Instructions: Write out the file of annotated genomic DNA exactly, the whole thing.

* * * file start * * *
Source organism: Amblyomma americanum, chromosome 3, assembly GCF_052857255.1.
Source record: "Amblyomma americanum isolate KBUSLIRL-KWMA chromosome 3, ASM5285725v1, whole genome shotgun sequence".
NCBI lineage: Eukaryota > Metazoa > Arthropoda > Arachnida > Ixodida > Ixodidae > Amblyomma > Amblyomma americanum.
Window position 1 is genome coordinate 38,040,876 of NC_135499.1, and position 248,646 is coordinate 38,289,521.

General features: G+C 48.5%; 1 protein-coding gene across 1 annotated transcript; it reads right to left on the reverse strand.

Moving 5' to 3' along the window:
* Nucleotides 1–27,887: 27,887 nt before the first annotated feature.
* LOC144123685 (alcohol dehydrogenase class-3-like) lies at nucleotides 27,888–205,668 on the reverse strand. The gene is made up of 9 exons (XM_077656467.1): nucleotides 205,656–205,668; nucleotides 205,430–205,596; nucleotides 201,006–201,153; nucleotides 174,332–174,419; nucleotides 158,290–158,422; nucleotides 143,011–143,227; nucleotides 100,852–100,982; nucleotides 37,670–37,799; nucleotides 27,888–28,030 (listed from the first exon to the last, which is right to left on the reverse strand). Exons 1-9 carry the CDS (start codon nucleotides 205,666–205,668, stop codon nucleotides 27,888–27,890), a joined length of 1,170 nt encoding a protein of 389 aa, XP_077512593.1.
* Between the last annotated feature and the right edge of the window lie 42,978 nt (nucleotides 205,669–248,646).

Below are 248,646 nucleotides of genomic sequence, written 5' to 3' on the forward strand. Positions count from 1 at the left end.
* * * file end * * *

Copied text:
Source organism: Amblyomma americanum, chromosome 3, assembly GCF_052857255.1.
Source record: "Amblyomma americanum isolate KBUSLIRL-KWMA chromosome 3, ASM5285725v1, whole genome shotgun sequence".
NCBI lineage: Eukaryota > Metazoa > Arthropoda > Arachnida > Ixodida > Ixodidae > Amblyomma > Amblyomma americanum.
Window position 1 is genome coordinate 38,040,876 of NC_135499.1, and position 248,646 is coordinate 38,289,521.

General features: G+C 48.5%; 1 protein-coding gene across 1 annotated transcript; it reads right to left on the reverse strand.

Moving 5' to 3' along the window:
* Nucleotides 1–27,887: 27,887 nt before the first annotated feature.
* LOC144123685 (alcohol dehydrogenase class-3-like) lies at nucleotides 27,888–205,668 on the reverse strand. The gene is made up of 9 exons (XM_077656467.1): nucleotides 205,656–205,668; nucleotides 205,430–205,596; nucleotides 201,006–201,153; nucleotides 174,332–174,419; nucleotides 158,290–158,422; nucleotides 143,011–143,227; nucleotides 100,852–100,982; nucleotides 37,670–37,799; nucleotides 27,888–28,030 (listed from the first exon to the last, which is right to left on the reverse strand). Exons 1-9 carry the CDS (start codon nucleotides 205,666–205,668, stop codon nucleotides 27,888–27,890), a joined length of 1,170 nt encoding a protein of 389 aa, XP_077512593.1.
* Between the last annotated feature and the right edge of the window lie 42,978 nt (nucleotides 205,669–248,646).

Below are 248,646 nucleotides of genomic sequence, written 5' to 3' on the forward strand. Positions count from 1 at the left end.